Perceptions of the Shadowy World
Text and illustrations by Vinayak Bharne
modern illumination could represent the brilliance of the
sun, then traditional Japanese illumination could be said to
symbolize the tranquility of the moon. For part of the beauty
of traditional Japanese space lay in that soft, diffused
light that engulfed it with a subdued ambiguity. It was
this dim illumination that generated a gloomy "shadowy
world"1 to compliment the soft textures
of the tatami and the shoji.2
But in today's Japan, such associations are forsaken entities,
the surreal luminescence where darkness and light were mutually
indistinguishable, having been gradually displaced by the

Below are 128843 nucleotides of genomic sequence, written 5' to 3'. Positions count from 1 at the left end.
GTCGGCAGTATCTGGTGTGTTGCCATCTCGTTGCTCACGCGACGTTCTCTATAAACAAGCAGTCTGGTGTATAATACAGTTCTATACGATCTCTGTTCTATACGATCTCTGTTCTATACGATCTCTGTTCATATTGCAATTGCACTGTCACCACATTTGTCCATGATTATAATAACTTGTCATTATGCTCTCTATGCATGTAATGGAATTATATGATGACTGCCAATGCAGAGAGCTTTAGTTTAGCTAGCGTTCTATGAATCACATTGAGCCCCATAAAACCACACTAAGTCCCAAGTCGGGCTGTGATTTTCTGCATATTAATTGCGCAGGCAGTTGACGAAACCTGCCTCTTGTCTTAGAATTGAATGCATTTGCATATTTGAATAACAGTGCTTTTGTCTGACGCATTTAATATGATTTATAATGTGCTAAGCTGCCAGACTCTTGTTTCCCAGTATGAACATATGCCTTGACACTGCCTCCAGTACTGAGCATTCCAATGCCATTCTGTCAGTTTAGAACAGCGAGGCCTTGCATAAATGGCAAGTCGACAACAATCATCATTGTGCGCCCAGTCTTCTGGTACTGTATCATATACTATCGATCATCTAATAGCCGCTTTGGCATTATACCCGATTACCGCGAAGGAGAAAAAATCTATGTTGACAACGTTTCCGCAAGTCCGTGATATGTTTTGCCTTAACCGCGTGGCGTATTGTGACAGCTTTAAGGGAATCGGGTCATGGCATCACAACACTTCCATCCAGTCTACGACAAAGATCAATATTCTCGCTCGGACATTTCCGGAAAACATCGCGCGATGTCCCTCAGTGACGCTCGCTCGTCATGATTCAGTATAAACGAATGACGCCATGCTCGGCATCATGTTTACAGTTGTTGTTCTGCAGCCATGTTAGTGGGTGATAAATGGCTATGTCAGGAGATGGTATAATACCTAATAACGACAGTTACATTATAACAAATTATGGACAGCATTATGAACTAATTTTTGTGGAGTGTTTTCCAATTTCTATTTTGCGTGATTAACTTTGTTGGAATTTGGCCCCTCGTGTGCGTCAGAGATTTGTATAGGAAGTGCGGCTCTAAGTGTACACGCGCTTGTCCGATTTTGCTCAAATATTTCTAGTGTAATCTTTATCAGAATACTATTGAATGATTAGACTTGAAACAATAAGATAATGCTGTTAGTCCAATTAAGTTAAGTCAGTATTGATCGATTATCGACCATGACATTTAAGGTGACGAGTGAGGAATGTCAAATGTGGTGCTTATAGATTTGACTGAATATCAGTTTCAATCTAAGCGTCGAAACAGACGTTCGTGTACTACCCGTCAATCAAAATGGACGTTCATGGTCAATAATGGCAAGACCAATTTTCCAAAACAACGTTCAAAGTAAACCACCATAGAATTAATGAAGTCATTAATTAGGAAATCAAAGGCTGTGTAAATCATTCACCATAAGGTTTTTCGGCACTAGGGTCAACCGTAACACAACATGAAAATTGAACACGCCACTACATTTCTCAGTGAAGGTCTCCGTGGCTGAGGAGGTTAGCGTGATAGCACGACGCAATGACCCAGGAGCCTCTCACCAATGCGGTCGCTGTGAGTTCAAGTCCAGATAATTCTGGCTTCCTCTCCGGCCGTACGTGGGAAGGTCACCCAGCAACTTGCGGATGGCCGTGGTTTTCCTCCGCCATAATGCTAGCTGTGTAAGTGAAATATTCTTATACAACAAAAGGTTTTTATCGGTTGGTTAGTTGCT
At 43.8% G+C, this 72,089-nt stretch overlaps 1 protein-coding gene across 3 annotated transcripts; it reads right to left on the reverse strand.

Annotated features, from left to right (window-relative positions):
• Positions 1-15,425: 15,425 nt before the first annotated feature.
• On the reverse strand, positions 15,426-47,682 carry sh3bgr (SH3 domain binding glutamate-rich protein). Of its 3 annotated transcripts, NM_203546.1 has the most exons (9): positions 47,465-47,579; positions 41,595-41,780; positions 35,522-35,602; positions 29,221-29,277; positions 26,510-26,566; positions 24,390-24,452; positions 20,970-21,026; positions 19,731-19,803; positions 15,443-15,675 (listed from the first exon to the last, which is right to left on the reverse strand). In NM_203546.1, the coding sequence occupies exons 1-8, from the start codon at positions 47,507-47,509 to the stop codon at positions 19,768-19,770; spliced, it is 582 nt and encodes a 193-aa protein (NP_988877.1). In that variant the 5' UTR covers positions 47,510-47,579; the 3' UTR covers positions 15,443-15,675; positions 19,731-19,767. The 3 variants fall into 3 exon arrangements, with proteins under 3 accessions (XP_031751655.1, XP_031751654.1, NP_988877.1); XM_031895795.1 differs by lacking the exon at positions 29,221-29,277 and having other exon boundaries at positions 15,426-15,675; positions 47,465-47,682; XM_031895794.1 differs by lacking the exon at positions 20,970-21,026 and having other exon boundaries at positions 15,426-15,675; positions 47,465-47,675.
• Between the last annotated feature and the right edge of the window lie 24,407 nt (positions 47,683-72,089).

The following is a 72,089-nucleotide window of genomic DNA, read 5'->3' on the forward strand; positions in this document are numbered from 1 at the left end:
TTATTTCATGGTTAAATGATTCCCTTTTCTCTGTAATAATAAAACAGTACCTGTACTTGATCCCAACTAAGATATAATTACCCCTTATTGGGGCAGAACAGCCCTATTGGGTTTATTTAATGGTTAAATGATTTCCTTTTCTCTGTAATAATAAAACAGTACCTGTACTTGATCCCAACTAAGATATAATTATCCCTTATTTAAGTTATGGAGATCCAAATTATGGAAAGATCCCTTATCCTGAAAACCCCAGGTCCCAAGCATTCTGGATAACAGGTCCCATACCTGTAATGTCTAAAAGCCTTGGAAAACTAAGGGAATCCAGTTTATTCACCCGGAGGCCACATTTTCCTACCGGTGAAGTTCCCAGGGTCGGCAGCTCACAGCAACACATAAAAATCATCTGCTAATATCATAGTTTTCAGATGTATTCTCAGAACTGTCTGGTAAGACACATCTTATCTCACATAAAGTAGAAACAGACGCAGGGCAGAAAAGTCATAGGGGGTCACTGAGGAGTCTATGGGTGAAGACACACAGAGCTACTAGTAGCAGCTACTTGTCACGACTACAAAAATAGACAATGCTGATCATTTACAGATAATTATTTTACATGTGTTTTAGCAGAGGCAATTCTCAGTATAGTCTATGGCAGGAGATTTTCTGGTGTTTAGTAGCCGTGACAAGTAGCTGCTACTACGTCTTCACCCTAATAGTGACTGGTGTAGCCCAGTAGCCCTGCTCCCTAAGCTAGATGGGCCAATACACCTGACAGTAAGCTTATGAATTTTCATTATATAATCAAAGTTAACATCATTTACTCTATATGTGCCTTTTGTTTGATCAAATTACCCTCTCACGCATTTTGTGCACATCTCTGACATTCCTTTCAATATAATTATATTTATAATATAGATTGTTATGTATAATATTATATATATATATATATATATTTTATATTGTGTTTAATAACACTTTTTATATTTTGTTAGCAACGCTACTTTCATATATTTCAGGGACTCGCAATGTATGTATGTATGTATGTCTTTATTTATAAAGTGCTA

glare of the incandescent bulb. This essay revives and
reiterates the indescribable tranquility of the traditional
"shadowy world" of Japan, where one would sit in the dim
light, basking in the faint glow of the shoji, lost in
meditation, calmness, and repose.
From Japanese mythology stems the concept of yami
("darkness")--a unique notion of space. Literally, yami
implies a mystery, a feeling of something hidden in space.
The ancient Japanese believed darkness to be the realm of
the dead. The spirits of their ancestors dwelled in this
world of darkness. Through the tradition of ancestor worship,
a visit into darkness evoked in the visitor a sense of
being in a sacred space. In the fourteenth century essay
Tsure-Zure Gusa, a Japanese priest emphasized that
night was the best time to go to worship at the temples.
In darkness was emptiness--the void. When this concept
of the void was translated into architectural space, it
manifested itself as an austere room, devoid of all
furniture, that was bathed not in light, but in darkness
and shadows--nothing else.